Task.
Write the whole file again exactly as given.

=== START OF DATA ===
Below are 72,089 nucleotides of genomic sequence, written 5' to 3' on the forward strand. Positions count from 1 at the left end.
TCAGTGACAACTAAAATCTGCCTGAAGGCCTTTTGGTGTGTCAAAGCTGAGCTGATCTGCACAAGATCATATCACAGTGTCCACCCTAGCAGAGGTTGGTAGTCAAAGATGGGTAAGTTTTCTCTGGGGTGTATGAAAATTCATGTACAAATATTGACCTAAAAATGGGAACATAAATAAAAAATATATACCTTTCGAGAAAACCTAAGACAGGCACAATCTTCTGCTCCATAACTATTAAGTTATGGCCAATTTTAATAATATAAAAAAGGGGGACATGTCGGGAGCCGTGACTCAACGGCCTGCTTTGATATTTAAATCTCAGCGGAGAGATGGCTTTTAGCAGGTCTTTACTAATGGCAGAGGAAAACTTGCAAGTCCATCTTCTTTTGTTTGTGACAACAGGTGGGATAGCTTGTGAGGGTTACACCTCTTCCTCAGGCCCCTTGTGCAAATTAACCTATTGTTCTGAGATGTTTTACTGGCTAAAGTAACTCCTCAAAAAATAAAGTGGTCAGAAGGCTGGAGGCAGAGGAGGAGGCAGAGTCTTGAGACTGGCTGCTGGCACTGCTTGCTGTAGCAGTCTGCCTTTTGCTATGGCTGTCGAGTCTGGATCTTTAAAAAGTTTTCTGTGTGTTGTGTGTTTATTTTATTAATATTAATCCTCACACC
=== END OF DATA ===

Below are 72,089 nucleotides of genomic sequence, written 5' to 3' on the forward strand. Positions count from 1 at the left end.
TCAGTGACAACTAAAATCTGCCTGAAGGCCTTTTGGTGTGTCAAAGCTGAGCTGATCTGCACAAGATCATATCACAGTGTCCACCCTAGCAGAGGTTGGTAGTCAAAGATGGGTAAGTTTTCTCTGGGGTGTATGAAAATTCATGTACAAATATTGACCTAAAAATGGGAACATAAATAAAAAATATATACCTTTCGAGAAAACCTAAGACAGGCACAATCTTCTGCTCCATAACTATTAAGTTATGGCCAATTTTAATAATATAAAAAAGGGGGACATGTCGGGAGCCGTGACTCAACGGCCTGCTTTGATATTTAAATCTCAGCGGAGAGATGGCTTTTAGCAGGTCTTTACTAATGGCAGAGGAAAACTTGCAAGTCCATCTTCTTTTGTTTGTGACAACAGGTGGGATAGCTTGTGAGGGTTACACCTCTTCCTCAGGCCCCTTGTGCAAATTAACCTATTGTTCTGAGATGTTTTACTGGCTAAAGTAACTCCTCAAAAAATAAAGTGGTCAGAAGGCTGGAGGCAGAGGAGGAGGCAGAGTCTTGAGACTGGCTGCTGGCACTGCTTGCTGTAGCAGTCTGCCTTTTGCTATGGCTGTCGAGTCTGGATCTTTAAAAAGTTTTCTGTGTGTTGTGTGTTTATTTTATTAATATTAATCCTCACACC